Illustration of segment linking algorithm
The Higgs boson is an elementary particle predicted by the SM that gives masses to other elementary particles. It was first introduced in the 60s and has been recently discovered in 2012 by ATLAS and CMS experiments.
As a graduate student at the University of Illinois at Urbana-Champaign, Chang contributed primarily to establishing the first evidence for the vector boson fusion (VBF) produced Higgs boson in exclusive Higgs boson decay channel (H→WW*) with 3.2σ. This measurement provides one of the strongest on the fermionic-coupling of the Higgs boson. In combination with his work on VBF H→WW*, the first observation of H→WW* with 6.1σ that provides the most precise single-channel measurement of the Higgs boson signal strength was established. (See CERN courier article here)
Event display of VBF H→WW* candidate event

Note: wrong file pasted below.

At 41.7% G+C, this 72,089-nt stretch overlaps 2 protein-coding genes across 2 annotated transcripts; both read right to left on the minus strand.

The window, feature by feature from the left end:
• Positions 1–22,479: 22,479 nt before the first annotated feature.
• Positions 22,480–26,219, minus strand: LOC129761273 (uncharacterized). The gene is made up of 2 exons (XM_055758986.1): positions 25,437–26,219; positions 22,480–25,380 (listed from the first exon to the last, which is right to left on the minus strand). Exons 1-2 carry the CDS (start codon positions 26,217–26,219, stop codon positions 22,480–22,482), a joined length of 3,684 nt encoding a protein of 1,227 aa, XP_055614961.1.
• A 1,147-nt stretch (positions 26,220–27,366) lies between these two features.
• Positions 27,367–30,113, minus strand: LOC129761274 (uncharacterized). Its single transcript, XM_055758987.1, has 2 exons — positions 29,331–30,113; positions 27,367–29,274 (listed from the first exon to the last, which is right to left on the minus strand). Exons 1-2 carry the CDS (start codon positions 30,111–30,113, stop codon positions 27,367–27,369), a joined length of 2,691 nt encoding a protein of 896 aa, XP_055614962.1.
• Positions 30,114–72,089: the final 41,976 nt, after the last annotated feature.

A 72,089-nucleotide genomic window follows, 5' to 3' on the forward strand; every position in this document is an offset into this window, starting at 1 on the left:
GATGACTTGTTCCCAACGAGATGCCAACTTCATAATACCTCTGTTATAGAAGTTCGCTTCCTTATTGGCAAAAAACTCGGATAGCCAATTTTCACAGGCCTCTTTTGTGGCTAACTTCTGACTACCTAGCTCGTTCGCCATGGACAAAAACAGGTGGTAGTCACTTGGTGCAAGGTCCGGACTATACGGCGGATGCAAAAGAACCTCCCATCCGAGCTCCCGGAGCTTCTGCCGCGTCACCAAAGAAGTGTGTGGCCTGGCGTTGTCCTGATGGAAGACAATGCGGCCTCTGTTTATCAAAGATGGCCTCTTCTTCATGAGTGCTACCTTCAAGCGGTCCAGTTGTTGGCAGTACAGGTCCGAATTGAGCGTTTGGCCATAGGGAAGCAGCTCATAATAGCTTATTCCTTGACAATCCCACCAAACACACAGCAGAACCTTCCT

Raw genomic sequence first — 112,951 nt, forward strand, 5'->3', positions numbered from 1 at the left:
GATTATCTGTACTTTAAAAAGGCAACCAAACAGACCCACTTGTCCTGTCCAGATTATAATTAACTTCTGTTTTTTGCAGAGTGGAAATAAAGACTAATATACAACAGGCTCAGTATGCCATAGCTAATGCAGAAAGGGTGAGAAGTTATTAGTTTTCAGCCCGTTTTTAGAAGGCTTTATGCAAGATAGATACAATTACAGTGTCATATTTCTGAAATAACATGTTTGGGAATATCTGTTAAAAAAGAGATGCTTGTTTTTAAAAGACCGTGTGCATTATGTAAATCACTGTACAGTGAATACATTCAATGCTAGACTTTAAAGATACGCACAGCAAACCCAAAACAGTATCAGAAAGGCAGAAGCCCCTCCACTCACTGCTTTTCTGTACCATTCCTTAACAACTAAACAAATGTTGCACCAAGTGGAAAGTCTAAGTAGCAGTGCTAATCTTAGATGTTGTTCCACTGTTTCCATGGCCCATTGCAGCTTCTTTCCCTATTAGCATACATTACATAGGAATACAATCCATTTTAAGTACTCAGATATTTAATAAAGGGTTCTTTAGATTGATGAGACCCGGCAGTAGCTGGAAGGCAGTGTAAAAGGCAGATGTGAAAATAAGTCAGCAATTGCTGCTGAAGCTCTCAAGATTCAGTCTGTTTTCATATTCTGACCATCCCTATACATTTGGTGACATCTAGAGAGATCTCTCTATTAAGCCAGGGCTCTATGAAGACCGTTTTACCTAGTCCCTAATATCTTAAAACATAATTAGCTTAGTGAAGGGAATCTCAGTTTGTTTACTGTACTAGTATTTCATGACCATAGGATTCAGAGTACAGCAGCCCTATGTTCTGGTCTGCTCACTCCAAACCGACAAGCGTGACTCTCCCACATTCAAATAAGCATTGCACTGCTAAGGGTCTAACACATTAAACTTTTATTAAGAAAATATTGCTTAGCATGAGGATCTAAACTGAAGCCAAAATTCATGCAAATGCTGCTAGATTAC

The nature of the dark matter is a complete mystery yet it makes up 85% of the total mass of the universe. Elucidating the nature of the dark matter is therefore crucial in furthering our understanding of the universe.
Using the Higgs boson as a tool for discovery, Chang has then focused on identifying the physics of the dark matter. Chang et al. worked on developing the search for non-SM decay of the Higgs boson, H→XX→2b2μ, where the particle X is a mediator between the dark matter particles and the SM particles. If found, the discovery will make the first step in understanding the dark matter.
The Fast TracKer (FTK) is a hardware-based track finder for the ATLAS trigger system. Chang has participated in designing of the second stage board sub-system of FTK, and optimized second stage track finding algorithm and implemented firmware.
Chang has contributed in designing VBF triggers for the Run 2 data taking. He served as a Trigger co-Contact for the Higgs group and coordinated VBF trigger development activity.
© 2020 Philip Chang 장충희